But for all its Western trappings, it feels like The Mandalorian never commits properly to the genre. According to Peter French, the foundational core of the Western genre and its heroes is the march to death. The Western hero, according to French, is the last remnant of a dying age. His past — along with his values and insistence on honor — has put him on a collision course with death. In his book, Cowboy Metaphysics, French writes:

“The Western is about… a dead man’s walk, or run or gallop. It is not accidental that so many of the heroes and villains of Westerns are portrayed as having a previous history in the American Civil War on the losing Confederate side. They have been defeated and lived with death and gore in a cause they, we are led to believe, saw either as their inescapable duty or as romantic.”

But this idea of a troubled past and an almost preordained, bloody death needs to be grounded in our character’s backstory and his choices. The problem is that Mando has almost no lore behind his character; all we learn in second-long flashbacks is that Mando was a Foundling when the planet of Mandalore was destroyed. And while the show likes to play up the Mandalorian Creed, it sometimes feels tacked on because we don’t fully understand the relationship between Mando’s past and his belief in honor. To prove the point, think of what nearly kills Mando at the end. After an explosive shootout in the final episode, Mando is dying with a head wound. After dramatically shouting at everyone to go on without him, Mando is told by our favorite nanny-droid that he’s going to die — unless he removes his helmet. This obviously goes against the Mandalorian Creed, and in refusing to do so, Mando chooses honor over his own life. But without his past being fleshed out, Mando doesn’t have a compelling emotional reason to die for the creed, and without it, the show fails to crescendo to that sense of inevitability French talked about. And, maybe more troubling, the work around just feels… well, cheap. In what can only be described as very Spielberg, Mando is saved by the thing he hates most in the galaxy: droids.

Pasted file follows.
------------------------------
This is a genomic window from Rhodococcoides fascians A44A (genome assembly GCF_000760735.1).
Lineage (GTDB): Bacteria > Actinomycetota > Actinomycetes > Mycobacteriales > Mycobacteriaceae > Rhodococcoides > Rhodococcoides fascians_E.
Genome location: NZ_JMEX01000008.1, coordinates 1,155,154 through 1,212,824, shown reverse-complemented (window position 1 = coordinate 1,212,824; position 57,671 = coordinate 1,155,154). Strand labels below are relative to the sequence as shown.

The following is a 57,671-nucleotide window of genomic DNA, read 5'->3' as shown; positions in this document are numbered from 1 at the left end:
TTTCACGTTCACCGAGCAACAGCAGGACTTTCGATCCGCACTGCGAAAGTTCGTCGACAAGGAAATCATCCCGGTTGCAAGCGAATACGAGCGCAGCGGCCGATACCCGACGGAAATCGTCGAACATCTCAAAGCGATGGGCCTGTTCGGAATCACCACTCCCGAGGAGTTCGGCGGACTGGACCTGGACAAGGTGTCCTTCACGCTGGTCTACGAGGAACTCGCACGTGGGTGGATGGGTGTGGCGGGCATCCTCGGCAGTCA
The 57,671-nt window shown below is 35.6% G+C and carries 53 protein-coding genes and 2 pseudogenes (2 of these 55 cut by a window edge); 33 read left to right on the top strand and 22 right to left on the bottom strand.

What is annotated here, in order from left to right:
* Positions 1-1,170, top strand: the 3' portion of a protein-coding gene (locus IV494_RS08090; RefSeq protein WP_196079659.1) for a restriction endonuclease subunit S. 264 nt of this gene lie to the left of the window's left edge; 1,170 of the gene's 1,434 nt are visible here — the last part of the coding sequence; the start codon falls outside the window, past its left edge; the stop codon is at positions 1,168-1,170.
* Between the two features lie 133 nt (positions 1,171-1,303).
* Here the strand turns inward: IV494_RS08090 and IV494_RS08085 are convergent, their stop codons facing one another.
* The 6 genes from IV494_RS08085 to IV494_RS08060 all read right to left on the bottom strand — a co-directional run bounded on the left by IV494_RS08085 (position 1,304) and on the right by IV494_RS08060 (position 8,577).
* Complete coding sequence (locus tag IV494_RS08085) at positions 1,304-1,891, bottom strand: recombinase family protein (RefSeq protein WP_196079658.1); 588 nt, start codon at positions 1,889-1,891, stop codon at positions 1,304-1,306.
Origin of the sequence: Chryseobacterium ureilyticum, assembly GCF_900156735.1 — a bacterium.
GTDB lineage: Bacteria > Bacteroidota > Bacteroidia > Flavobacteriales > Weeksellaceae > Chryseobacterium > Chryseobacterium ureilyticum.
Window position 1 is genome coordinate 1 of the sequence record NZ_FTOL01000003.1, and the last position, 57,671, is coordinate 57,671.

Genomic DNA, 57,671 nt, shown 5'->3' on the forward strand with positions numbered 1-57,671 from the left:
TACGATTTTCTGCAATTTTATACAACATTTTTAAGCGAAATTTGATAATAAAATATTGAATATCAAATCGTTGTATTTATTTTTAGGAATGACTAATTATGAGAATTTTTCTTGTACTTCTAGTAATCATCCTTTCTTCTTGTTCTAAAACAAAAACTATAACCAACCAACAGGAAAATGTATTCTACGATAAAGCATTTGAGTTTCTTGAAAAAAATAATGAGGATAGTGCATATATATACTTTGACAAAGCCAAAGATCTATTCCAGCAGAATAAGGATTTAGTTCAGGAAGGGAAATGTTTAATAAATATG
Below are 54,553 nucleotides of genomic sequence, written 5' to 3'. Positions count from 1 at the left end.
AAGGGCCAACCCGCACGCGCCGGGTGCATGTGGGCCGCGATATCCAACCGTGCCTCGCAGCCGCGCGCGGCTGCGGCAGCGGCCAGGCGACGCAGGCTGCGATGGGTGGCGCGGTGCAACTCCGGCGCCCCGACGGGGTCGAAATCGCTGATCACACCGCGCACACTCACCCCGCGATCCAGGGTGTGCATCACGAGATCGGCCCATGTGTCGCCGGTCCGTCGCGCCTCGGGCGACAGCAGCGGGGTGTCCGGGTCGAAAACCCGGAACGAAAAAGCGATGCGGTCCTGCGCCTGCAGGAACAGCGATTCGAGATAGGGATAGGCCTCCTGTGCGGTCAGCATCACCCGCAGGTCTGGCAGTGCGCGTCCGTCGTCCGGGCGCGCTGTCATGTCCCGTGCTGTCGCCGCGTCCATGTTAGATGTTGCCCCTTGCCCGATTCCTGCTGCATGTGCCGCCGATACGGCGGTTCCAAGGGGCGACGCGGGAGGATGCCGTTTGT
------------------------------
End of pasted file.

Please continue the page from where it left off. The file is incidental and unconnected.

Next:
Leveling Up Isn’t Character Development